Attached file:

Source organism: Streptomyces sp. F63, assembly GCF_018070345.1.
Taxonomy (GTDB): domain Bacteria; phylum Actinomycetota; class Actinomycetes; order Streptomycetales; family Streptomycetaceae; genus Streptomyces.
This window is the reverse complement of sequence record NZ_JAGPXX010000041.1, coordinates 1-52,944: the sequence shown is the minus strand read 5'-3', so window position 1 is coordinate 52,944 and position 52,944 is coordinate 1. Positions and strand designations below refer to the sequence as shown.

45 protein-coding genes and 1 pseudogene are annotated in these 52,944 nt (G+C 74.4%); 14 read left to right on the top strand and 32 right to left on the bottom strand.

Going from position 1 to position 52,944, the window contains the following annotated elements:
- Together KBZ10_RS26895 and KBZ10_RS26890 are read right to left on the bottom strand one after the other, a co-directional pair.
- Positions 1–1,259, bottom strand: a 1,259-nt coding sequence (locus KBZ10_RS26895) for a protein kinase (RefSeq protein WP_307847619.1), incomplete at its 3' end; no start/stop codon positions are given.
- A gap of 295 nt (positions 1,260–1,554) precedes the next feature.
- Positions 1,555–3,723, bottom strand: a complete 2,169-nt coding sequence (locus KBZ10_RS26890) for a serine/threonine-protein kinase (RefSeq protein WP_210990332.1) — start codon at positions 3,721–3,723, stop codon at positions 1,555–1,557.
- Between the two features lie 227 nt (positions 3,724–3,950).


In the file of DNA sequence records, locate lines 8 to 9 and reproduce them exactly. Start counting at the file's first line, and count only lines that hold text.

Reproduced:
- A gap of 295 nt (positions 1,260–1,554) precedes the next feature.
- Positions 1,555–3,723, bottom strand: a complete 2,169-nt coding sequence (locus KBZ10_RS26890) for a serine/threonine-protein kinase (RefSeq protein WP_210990332.1) — start codon at positions 3,721–3,723, stop codon at positions 1,555–1,557.